The prospect of mining asteroids and the Moon is on a lot of peoples’ minds lately. Maybe it’s all the growth that’s happened in the commercial aerospace industry in the past few decades. Or perhaps it’s because of Trump’s recent executive order to allow for asteroid and lunar mining. Either way, there is no shortage of entrepreneurs and futurists who can’t wait to start prospecting and harvest the natural bounty of space!
Coincidentally enough, future lunar miners now have a complete map of the lunar surface, which was created by the US Geological Society’s (USGS) Astrogeology Science Center, in collaboration with NASA and the Lunar Planetary Institute (LPI). This map shows the distribution and classification of the mineral deposits on the Moon’s surface, effectively letting us know what its familiar patchwork of light and dark patches the really are.
Known as the “Unified Geologic Map of the Moon,” this immensely-detailed 1:5,000,000 scale map is available online and is intended for use by the scientific community, educators, and the general public. In addition, the USGS states that it will serve as a “definitive blueprint of the moon’s surface geology for future human missions.”
Said current USGS Director and former NASA astronaut Jim Reilly in a USGS statement:
“People have always been fascinated by the moon and when we might return. So, it’s wonderful to see USGS create a resource that can help NASA with their planning for future missions.”
To create the new digital map, scientists at the USGS synthesized data from six of the Apollo missions along with updated information from recent satellite missions. These include the Wide Angle Camera (WAC) element of the Lunar Reconnaissance Orbiter Camera (LROC), as well as its Lunar Orbiter Laser Altimeter (LOLA) – which gathered images and topographical data on the Moon during the LRO’s ten-year mission.
Then there was the elevation data of the moon’s equatorial region, which was obtained by the Terrain Camera on JAXA’s SELenological and Engineering ExpLorEr (SELENE). Also known as Kaguya, this recent mission conducted stereo observations of the Moon’s equatorial region. Mission data was from both missions was used to update the northern and southern polar regions of the Moon.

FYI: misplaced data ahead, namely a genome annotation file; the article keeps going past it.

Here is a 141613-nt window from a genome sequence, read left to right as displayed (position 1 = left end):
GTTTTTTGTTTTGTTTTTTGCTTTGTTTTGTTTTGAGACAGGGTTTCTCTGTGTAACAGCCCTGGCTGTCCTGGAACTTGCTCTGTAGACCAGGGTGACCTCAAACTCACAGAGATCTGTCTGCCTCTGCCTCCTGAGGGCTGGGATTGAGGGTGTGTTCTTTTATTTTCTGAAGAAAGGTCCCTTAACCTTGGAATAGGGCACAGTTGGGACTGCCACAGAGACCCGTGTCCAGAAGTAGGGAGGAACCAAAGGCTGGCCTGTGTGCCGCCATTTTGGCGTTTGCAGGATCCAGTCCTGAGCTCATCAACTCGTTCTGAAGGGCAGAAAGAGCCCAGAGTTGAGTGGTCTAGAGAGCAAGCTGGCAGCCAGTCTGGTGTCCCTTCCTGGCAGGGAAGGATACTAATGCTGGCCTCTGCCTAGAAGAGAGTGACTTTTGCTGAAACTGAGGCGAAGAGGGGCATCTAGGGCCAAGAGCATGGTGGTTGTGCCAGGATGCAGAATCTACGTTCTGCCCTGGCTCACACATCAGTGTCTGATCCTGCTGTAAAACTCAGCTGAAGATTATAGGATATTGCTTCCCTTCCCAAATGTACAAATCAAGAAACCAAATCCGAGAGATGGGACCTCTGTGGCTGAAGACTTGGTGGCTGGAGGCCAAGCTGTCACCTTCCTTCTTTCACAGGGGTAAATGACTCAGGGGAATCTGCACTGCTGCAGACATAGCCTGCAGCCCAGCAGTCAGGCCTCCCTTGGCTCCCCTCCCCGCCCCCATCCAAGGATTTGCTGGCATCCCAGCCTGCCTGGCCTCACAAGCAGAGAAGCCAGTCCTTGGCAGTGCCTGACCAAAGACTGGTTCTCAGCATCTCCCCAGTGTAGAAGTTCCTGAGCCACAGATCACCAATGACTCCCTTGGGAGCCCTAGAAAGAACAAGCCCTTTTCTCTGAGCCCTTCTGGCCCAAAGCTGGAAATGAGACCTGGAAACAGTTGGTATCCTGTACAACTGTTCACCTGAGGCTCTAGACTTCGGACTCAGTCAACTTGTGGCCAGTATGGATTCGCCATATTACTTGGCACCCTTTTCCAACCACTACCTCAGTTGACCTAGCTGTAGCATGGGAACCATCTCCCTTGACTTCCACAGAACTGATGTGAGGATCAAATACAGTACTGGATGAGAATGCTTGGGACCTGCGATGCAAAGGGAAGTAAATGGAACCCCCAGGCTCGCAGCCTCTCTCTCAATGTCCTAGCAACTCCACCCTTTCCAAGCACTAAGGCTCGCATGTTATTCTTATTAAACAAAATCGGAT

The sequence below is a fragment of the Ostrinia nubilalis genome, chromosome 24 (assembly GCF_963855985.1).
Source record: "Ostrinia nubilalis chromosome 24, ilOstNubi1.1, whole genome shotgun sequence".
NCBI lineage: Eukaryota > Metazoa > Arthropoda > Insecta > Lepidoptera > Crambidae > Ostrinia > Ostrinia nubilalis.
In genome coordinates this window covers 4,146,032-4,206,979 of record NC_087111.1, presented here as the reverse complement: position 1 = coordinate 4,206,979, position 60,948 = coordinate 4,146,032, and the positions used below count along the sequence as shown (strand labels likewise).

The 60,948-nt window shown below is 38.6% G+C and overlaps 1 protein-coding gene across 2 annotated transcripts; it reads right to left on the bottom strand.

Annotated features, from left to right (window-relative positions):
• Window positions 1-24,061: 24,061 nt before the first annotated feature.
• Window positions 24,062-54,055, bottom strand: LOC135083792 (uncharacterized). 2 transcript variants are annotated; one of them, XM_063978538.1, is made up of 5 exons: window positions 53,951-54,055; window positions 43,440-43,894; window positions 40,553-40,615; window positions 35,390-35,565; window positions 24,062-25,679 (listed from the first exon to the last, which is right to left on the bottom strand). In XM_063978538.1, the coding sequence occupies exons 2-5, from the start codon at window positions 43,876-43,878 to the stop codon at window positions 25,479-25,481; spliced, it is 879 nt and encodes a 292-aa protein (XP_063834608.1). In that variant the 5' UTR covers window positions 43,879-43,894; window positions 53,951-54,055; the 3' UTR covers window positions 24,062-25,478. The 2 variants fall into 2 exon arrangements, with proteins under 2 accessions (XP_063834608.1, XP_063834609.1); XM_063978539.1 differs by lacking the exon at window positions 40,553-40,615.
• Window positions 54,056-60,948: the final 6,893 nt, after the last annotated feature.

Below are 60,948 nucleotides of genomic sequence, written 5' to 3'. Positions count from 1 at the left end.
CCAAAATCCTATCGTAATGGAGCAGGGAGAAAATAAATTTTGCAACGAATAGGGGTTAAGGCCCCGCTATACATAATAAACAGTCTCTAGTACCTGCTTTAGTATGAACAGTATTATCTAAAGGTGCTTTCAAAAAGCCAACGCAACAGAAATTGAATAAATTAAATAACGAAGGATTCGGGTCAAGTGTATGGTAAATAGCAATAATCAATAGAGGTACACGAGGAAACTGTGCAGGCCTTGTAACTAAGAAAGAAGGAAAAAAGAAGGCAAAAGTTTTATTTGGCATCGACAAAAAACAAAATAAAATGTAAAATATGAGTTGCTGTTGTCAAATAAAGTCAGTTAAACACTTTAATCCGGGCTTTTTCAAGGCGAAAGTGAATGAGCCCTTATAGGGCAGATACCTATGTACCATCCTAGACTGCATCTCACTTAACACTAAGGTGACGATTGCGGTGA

In addition to merging new data and old, the USGS researchers also developed a unified description of the rock layers on the Moon (aka. stratigraphy). This resolved issues with previous maps, which included inconsistencies with names, descriptions, and ages. Said Corey Fortezzo, USGS geologist and the lead author of the study describing the map:
“This map is a culmination of a decades-long project. It provides vital information for new scientific studies by connecting the exploration of specific sites on the moon with the rest of the lunar surface.”
The research that led to this map was made possible due to a grant issued by the NASA Planetary Data Archiving, Restoration, and Tools (PDART) program. In the coming years, the data contained within is likely to inform surface operations for Project Artemis, which are scheduled to begin in 2024 with the Artemis III mission.
This will be the first time that astronauts have gone to the Moon since the Apollo era. But unlike the heady days of the Space Race, NASA is intent on establishing a program for “sustainable lunar exploration” this time around, which includes elements that will allow for a permanent human presence on the Moon – like the Lunar Gateway and the Lunar Base Camp.
Commercial access to the Moon has been an important part of this plan from the beginning. In addition to partnering with aerospace companies to develop these and other elements that will make future missions to the Moon possible, NASA’s long-term plans include partnering with other space agencies and companies so that they can use this same infrastructure to facilitate their own missions and goals.
On top of that, the legal precedents for commercial ventures on the Moon began before the executive order, titled “Encouraging International Support for the Recovery and Use of Space Resources.” In 2015, the Obama administration signed the U.S. Commercial Space Launch Competitiveness Act into law to “facilitate a pro-growth environment for the developing commercial space industry.”
Now that companies and individual citizens have the right to claim, own, and sell resources that they extract from asteroids and other celestial bodies, a comprehensive map of where those resources are (at least on the Moon) is going to come in mighty handy! In the meantime, it is one heck of a scientific and educational resource and is likely to lead to some exciting breakthroughs in astrogeological research.
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